Federal Reserve extends ban on big bank dividends, buybacks

By KEN SWEET
Posted 9/30/20

NEW YORK (AP) — The Federal Reserve is extending until the end of the year its restrictions on large banks and financial services companies paying out dividends and buying back stock.

The Fed …

To Our Valued Readers –

Visitors to our website will be limited to five stories per month unless they opt to subscribe.

For $5.99, less than 20 cents a day, subscribers will receive unlimited access to the website, including access to our Daily Independent e-edition, which features Arizona-specific journalism and items you can’t find in our community print products, such as weather reports, comics, crossword puzzles, advice columns and so much more six days a week.

Our commitment to balanced, fair reporting and local coverage provides insight and perspective not found anywhere else.

Your financial commitment will help to preserve the kind of honest journalism produced by our reporters and editors. We trust you agree that independent journalism is an essential component of our democracy. Please click here to subscribe.

Sincerely,
Charlene Bisson, Publisher, Independent Newsmedia

Please log in to continue

Log in
I am anchor

Federal Reserve extends ban on big bank dividends, buybacks

Posted

NEW YORK (AP) — The Federal Reserve is extending until the end of the year its restrictions on large banks and financial services companies paying out dividends and buying back stock.

The Fed made the announcement Wednesday aimed at bolstering the banks as the coronavirus pandemic has causes millions of Americans to fall behind on mortgages, credit card payments and auto loans.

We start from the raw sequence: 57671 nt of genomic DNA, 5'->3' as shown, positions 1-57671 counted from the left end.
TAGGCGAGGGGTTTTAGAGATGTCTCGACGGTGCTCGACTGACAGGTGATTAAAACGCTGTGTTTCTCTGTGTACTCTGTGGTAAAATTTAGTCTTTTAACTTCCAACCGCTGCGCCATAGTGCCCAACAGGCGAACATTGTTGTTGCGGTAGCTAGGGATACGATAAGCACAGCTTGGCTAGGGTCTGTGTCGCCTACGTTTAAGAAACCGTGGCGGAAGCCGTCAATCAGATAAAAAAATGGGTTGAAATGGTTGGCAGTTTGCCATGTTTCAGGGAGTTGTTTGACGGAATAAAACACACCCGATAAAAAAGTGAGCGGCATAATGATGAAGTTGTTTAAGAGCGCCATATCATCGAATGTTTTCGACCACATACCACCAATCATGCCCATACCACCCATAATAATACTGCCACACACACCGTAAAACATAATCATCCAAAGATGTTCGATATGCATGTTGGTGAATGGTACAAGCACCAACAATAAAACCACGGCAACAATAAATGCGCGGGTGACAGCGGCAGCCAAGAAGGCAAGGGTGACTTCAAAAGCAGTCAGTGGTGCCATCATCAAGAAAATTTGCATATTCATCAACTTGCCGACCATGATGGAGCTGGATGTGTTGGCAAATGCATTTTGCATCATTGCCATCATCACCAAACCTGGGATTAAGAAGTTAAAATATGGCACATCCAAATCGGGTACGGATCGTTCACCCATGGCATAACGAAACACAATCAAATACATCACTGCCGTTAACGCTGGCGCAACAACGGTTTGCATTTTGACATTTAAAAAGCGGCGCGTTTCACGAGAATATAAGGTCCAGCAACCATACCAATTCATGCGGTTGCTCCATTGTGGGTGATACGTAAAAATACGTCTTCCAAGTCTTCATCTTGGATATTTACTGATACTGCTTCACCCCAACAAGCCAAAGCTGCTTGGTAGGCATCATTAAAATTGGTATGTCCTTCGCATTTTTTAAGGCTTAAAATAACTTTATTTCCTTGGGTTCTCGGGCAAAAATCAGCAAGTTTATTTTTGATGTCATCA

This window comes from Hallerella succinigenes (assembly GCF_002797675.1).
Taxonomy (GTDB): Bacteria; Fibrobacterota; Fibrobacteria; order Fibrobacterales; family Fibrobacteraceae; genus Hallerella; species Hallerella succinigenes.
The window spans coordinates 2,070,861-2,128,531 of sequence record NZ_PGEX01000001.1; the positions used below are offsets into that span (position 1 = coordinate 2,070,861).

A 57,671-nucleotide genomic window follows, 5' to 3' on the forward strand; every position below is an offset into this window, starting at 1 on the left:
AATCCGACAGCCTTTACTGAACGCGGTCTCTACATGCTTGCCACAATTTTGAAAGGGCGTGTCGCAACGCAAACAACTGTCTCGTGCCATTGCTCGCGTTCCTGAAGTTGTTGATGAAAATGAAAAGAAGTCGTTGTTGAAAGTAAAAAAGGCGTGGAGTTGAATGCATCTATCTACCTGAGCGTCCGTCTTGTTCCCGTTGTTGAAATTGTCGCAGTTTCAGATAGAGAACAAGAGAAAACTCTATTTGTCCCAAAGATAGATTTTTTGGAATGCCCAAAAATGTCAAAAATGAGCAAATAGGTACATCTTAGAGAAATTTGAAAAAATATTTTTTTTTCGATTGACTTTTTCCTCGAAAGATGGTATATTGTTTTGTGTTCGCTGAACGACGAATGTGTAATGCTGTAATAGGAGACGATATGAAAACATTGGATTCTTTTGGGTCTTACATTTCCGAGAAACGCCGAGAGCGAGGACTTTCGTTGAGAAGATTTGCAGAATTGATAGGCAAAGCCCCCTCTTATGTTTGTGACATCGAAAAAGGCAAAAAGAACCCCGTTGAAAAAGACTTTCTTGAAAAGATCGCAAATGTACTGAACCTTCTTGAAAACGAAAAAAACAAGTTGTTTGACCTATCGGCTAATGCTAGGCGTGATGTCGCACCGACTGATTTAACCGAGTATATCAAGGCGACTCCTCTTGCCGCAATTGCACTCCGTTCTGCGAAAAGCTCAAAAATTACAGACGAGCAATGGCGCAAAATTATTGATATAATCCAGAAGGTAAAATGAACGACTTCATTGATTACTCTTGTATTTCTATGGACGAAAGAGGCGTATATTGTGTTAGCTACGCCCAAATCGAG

All banks with more than $100 billion in assets will still to be able to pay dividends, but they will remain capped their levels before the original restrictions went into place in June, the Fed said. Stock buybacks will remain restricted until the end of the year.

The central bank enacted the original restrictions in June, as part of its annual stress tests for the nation's 33 largest banks. The Fed said that the risk of a double-dip recession was too great, and would put too much stress on banks' balance sheets, causing many of them to fall below critical capital levels. The restrictions were due to end Wednesday, with the end of the quarter.

While the U.S. economy is recovering from its pandemic shutdown earlier in the year, unemployment remains high and millions of Americans remain out of work. Millions of homeowners are in forbearance programs on their mortgages, or have asked for relief from payments on credit cards or auto loans. These loans would typically be considered deeply distressed or been written off in a normal economic environment.

The Fed's measures are designed to keep big bank capital levels at a high level, fortifying them if the coronavirus pandemic were to flare up yet again and require additional public health shutdowns.

Comments